Things to know when applying for credit
Written by Robert Bester, Consumer Finance Expert Robert has been a writer for six years, specialising in consumer finance and the UK lending market. Concentrating on consumer credit products, Robert writes informative articles that help customers manage their personal finances efficiently.
26th July 2021
3 minute read
Whenever you apply for credit, lenders make numerous checks behind the scenes. Find out why you may be been approved or declined and improve your chances.
When applying for a loan, credit card, mortgage or overdraft you may be required to complete a credit application to check your suitability. Although your credit record may be spotless it doesn’t guarantee your acceptance as lenders also assess you based on their own specific criteria.
Some key points:
- Numerous checks are performed by lenders before they decide to either approve or decline your credit application
- Knowing each stage may help you to ensure you can give the lender the relevant information
- Checking your credit report can help to highlight areas that need correcting, and provide ideas on how to improve your credit rating visit www.creditangel.co.uk
- Undertaking a soft search for a financial product can help you avoid failed applications
Lenders must state their minimum requirements and exclusions before you begin the application process. Being aware of lender checks and processes can improve your chances of being accepted in the future.
You may also want to consider using a soft search tool before applying for a financial product. This tool performs a ‘soft search’ using your credit report which will not be visible to lenders, giving you a good idea of the products you will qualify for without affecting your credit file.
The credit application in 4 easy steps
- Check your identity - In order to prevent fraud, lenders will have to verify you are who you say and that you meet the minimum requirements e.g. Minimum income, and residential status. They will verify your identity electronically by checking the details you provide on your application against a credit file which contains information from the electoral register. For this reason, it is important that you put your current address on the electoral register. If for you have recently moved house and the lender is unable to verify your identity this way they will request extra documentation such as a recent utility bill.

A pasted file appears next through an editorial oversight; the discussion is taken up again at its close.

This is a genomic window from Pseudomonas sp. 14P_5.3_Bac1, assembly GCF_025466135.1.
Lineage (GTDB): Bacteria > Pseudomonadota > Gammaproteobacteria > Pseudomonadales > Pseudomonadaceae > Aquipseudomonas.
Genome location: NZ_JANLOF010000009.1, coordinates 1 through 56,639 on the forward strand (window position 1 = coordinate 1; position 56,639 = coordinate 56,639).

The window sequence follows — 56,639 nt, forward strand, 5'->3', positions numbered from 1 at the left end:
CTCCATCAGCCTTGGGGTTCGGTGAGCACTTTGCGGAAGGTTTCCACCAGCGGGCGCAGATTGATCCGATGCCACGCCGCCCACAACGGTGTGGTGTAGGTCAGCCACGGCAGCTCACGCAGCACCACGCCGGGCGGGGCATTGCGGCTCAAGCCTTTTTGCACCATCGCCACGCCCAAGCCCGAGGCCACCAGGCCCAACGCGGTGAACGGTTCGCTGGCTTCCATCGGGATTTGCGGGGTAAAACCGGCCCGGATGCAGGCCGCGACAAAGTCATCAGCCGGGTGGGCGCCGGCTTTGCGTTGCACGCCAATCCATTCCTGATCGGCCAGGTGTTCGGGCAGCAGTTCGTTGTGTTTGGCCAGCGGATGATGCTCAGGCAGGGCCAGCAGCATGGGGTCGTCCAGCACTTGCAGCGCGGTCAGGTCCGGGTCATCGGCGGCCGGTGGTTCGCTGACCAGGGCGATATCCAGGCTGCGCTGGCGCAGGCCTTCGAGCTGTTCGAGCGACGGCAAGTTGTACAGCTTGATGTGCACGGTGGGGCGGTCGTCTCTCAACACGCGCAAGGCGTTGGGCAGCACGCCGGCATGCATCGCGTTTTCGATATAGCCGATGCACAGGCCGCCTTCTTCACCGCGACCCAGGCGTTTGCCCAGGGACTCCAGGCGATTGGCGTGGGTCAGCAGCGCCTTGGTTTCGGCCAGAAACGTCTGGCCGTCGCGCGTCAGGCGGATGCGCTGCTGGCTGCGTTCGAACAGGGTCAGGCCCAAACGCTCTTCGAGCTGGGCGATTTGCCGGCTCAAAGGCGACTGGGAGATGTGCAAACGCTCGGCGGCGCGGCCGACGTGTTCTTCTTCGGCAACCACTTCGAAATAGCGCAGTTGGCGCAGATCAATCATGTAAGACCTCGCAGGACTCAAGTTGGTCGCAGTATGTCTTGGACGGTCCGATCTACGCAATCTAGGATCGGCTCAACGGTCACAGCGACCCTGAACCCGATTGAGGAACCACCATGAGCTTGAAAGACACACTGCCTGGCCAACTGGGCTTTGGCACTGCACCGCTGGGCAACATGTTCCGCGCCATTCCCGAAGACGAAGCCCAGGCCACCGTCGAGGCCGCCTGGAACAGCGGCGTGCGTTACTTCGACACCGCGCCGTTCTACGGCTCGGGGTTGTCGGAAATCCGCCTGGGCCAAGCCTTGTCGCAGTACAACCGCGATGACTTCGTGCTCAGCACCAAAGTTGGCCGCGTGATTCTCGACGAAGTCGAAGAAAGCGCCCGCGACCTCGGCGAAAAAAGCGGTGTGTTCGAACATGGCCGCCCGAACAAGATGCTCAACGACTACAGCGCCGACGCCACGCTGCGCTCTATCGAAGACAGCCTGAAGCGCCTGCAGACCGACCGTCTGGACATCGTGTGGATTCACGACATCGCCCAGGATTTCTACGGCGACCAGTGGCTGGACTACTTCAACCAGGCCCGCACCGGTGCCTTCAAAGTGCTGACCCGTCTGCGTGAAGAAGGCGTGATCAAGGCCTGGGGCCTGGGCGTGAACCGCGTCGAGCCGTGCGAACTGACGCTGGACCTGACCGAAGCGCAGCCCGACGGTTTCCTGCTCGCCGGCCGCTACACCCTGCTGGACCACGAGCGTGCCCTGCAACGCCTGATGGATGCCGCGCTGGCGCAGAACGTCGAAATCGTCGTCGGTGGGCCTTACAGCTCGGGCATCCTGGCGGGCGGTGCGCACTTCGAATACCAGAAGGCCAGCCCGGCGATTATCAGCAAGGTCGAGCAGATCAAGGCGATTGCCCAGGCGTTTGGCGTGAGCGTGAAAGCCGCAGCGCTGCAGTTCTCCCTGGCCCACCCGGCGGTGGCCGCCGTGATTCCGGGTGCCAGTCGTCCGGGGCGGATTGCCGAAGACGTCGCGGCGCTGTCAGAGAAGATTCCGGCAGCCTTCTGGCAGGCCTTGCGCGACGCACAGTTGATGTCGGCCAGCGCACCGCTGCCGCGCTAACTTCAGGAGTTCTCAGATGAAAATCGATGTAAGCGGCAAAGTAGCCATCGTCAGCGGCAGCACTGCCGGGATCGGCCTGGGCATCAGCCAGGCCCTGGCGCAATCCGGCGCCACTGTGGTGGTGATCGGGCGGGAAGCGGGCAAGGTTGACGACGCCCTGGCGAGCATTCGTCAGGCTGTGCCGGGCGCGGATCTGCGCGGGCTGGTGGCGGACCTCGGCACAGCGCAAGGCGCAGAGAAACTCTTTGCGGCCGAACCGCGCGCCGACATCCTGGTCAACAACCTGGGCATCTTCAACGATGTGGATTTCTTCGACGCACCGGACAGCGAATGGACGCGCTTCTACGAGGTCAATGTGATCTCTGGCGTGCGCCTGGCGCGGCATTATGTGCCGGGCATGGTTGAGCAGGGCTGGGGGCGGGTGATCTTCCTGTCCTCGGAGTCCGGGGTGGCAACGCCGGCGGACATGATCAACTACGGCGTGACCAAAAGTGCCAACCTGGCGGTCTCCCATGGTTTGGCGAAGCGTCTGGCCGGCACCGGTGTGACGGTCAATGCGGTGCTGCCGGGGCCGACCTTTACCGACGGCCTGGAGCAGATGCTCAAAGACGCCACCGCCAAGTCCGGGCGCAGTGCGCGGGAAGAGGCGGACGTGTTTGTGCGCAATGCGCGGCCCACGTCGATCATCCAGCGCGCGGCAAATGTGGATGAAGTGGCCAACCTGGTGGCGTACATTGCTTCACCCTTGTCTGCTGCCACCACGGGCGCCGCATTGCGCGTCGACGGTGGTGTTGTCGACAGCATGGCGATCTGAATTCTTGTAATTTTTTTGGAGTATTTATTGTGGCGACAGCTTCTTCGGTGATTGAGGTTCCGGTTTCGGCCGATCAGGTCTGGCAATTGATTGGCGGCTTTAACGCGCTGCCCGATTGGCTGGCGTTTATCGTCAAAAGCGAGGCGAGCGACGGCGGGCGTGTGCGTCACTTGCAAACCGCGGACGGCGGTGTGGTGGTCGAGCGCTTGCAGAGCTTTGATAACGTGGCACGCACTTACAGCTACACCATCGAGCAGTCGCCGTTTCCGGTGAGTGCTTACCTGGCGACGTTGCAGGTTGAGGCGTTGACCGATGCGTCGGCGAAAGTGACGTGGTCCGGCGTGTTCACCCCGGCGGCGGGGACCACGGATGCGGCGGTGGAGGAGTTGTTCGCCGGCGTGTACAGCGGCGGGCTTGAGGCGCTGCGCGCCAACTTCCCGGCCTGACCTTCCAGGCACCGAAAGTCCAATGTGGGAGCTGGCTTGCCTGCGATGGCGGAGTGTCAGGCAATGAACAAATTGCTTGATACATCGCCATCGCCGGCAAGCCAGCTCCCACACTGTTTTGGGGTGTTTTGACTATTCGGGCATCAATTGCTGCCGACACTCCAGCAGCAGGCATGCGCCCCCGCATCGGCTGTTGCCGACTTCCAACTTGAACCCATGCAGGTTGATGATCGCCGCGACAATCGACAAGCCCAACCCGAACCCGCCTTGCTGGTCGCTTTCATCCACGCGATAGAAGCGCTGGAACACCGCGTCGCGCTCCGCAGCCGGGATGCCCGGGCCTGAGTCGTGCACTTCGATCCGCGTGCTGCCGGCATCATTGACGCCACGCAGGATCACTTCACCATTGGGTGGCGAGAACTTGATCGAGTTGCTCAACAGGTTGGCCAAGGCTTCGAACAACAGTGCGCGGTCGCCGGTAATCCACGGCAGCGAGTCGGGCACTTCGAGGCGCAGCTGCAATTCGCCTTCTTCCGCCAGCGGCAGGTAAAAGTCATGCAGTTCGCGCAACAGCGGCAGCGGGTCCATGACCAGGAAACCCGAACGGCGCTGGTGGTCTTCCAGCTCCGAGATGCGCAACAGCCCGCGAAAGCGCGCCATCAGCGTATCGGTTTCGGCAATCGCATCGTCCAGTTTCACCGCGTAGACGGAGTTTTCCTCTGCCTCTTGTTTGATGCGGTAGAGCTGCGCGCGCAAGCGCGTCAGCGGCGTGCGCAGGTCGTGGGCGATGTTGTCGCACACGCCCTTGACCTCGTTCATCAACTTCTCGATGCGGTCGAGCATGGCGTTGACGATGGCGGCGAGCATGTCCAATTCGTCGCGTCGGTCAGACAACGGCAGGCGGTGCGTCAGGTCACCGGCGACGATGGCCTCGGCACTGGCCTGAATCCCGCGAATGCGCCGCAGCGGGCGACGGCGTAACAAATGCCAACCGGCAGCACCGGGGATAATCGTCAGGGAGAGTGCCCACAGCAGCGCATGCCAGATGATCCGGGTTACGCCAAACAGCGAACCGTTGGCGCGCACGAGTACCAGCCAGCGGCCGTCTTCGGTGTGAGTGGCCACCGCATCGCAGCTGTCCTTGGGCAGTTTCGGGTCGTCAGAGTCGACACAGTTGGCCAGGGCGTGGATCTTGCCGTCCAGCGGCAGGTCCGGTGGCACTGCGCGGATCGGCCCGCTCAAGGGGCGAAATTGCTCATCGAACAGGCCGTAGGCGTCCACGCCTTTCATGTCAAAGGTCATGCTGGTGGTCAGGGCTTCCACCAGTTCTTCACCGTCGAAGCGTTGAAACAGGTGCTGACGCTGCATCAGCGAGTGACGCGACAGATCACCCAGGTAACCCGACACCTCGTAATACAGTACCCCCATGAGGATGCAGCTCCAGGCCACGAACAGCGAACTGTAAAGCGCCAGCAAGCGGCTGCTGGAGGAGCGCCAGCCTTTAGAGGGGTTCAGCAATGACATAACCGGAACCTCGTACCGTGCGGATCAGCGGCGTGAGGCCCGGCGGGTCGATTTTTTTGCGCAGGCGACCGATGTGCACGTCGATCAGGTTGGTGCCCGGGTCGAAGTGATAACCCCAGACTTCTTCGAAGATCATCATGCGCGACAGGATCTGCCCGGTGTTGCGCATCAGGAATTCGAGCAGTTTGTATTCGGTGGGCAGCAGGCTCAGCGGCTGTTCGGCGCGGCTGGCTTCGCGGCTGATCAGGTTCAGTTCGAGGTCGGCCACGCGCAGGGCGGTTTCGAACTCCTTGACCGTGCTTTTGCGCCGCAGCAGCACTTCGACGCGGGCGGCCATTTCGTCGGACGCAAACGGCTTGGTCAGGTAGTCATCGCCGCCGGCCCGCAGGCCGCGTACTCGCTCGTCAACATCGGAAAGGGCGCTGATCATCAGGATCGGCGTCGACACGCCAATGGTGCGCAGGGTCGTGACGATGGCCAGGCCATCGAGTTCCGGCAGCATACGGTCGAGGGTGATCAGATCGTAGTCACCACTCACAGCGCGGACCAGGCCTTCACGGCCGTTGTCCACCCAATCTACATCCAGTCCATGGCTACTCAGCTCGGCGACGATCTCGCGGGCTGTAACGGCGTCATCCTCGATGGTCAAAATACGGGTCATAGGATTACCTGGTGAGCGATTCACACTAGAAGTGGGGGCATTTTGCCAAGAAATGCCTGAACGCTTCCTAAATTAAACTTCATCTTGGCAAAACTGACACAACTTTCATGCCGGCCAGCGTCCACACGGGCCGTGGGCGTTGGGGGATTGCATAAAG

- Customer profile capture - A record of this information is then created so they can carry out further checks.
- Internal matching - The information you have supplied on your application is then checked against the details the lender already has on file from your past dealings with them or an affiliate.
- Credit check - This is the final step in the process as you will have had to pass the previous steps before it's carried out. In order to complete this stage, the lender will need your explicit consent to view your credit file, which is recorded by one of the three credit reference bureaus - Equifax, Experian and Callcredit. This information is used by various third parties.
If your application fails you will either be declined or referred. If you are referred the lender will ask for more information to verify your identity or income. In the instance that you are declined the lender must give a reason why.
You may be tempted to make more applications following a declined application; however, any failed applications will be visible on your credit file. As each lender has access to this during the application process, the more declined applications noted on your file the less likely you are to be accepted during further credit applications.
If you are rejected it may be wise to check your report for anything that may be a problem.
Lenders do not base their decision on your numeric credit score, this score gives you as a customer an idea of how strong your credit report is. Regardless of your score, you may still be rejected if you do not match the profile the lender is looking for.
Not all lenders carry out identical credit checks either, some may look for any missed payment within the past 6 months whereas others may look as far as 2 years and some disregard these entirely. Generally, for better products i.e. lower interest rates, the criteria will be more specific.
When to check your credit report
Being aware of what is on your credit file is important and a simple way of increasing your chances of having a credit application accepted. Your credit file factors in a lender’s consideration of your credit worthiness, therefore being aware of your scan can be the difference in being accepted or declined.
Keeping a check on your credit score allows you to be pro-active and correct any mistakes and track changes. This can also be a good fraud indicator.